Our coast needs a lot of attention

Louisiana’s erosion along the coast needs more attention before it is too late. It’s time to speed up the process so our water wonderland doesn’t leave the land behind completely.

The original plan of the Louisiana Coastal Protection and Restoration Authority was to begin a 50-year program that would prevent further erosion and rebuild portions of the coast that have disappeared. That disappearance was said to have been at the rate of the size of a football field every hour.

Major elements of the repair called for the diversion of fresh water and sediment through channels from the Mississippi River and other waterways into the disappearing wetlands, and setting up pipelines from higher land along the coast and the Gulf of Mexico to build up low spots along the coast.

But immediately after the diversion projects were about to go into production, some commercial and sports fishermen took issue with them, claiming the flooding of their brackish fishing grounds with fresh river water would chase away the species of fish their livelihoods depended upon– even though the sediment in the diversion would help build up the wetlands.

Of course, the impact would not be as bad as they claim. Instead of selling speckled trout, reds, oysters and blue crabs, they would have bass, sac-a-lait and catfish from the same areas for their customers. The trout, reds, oysters and blue crabs would be a little further toward the Gulf of Mexico where they could still be caught.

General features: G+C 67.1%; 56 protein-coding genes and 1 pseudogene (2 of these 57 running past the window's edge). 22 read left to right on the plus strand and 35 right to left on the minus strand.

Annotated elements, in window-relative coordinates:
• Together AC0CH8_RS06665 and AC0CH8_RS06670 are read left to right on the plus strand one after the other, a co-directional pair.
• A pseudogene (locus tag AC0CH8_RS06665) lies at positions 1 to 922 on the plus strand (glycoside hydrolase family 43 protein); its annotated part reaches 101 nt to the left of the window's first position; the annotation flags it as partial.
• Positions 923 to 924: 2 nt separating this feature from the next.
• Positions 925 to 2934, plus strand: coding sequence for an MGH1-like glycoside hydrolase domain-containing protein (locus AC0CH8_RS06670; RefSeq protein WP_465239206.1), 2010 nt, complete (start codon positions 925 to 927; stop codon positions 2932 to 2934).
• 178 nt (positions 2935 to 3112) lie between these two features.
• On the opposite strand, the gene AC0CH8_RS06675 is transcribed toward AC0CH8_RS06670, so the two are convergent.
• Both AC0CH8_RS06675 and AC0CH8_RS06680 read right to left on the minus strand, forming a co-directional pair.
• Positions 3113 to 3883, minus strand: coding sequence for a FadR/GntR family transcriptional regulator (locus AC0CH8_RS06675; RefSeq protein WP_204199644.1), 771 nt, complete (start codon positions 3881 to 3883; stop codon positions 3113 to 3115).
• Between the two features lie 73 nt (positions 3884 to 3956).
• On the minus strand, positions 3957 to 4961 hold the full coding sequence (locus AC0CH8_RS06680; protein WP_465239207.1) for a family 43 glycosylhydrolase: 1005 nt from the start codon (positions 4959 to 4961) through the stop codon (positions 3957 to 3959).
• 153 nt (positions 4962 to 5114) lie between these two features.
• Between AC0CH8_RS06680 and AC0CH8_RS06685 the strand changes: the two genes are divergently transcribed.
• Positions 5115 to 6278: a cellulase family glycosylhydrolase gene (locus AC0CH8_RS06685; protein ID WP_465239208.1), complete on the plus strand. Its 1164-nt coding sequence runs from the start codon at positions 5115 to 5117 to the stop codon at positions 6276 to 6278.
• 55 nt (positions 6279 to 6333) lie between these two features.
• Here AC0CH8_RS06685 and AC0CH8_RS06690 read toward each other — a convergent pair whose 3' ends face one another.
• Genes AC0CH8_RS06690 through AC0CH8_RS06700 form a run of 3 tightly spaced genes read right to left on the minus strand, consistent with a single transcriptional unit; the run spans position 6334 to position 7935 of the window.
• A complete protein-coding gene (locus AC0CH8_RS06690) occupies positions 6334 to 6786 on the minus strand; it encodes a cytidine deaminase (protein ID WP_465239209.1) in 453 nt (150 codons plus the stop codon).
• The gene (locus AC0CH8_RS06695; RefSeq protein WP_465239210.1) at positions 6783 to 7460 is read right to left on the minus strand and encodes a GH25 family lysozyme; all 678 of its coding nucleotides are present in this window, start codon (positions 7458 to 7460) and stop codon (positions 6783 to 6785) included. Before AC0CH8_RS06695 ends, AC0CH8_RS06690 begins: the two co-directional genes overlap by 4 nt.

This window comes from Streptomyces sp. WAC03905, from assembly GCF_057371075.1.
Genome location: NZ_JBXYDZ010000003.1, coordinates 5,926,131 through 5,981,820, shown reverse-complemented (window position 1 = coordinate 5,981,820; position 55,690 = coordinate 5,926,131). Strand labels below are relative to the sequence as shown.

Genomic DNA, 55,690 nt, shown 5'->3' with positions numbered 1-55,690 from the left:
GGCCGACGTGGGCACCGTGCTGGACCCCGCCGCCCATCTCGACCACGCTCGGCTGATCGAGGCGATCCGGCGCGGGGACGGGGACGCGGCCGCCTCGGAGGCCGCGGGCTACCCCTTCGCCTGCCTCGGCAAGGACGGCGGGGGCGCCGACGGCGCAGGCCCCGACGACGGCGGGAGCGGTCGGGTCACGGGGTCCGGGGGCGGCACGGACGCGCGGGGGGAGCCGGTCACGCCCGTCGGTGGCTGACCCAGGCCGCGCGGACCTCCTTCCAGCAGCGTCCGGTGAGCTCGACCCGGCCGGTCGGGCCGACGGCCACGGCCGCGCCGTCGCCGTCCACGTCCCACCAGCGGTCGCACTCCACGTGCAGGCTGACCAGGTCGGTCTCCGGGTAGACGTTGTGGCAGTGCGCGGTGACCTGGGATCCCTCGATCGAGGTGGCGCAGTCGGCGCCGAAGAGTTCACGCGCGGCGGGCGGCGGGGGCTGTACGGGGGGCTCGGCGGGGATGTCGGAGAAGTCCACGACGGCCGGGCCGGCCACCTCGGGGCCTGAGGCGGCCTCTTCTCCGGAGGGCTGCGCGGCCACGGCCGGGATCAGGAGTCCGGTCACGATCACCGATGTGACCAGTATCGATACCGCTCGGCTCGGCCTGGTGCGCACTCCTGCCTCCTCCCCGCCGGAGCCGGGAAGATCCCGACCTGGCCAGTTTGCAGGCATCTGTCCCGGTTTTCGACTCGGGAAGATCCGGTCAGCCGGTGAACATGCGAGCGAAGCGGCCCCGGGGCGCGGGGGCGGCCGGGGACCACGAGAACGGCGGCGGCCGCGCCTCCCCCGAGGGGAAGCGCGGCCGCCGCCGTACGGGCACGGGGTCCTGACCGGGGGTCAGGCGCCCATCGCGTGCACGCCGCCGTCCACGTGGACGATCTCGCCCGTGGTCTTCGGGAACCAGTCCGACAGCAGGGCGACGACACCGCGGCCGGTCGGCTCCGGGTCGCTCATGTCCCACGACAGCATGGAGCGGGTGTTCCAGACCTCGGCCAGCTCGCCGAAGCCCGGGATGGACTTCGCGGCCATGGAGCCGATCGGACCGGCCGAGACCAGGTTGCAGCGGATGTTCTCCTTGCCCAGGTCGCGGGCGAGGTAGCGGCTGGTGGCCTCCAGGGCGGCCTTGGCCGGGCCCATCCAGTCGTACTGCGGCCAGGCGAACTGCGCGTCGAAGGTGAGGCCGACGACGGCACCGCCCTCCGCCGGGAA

It would make the Louisiana coast more liveable and the seafood everyone loves would still be available. The restored coast with more ground space could produce other products, such as many agricultural items which have grown there in the past.

We don’t want to deprive fishermen of the products they are making their livings on today, but a little change in where the products come from could keep their incomes alive and even make them bigger.

Considering the possibilities of development along a revived and healthy Gulf Coast, we can’t see how Louisiana can lose by not taking advantage of pursuing it. And our state coast could remain as prosperous as ever.

But the surging Gulf will not wait forever. If we do not try to turn the tide the other way, its intrusion into Louisiana will increase and we will continue to see water where we have never seen it before.


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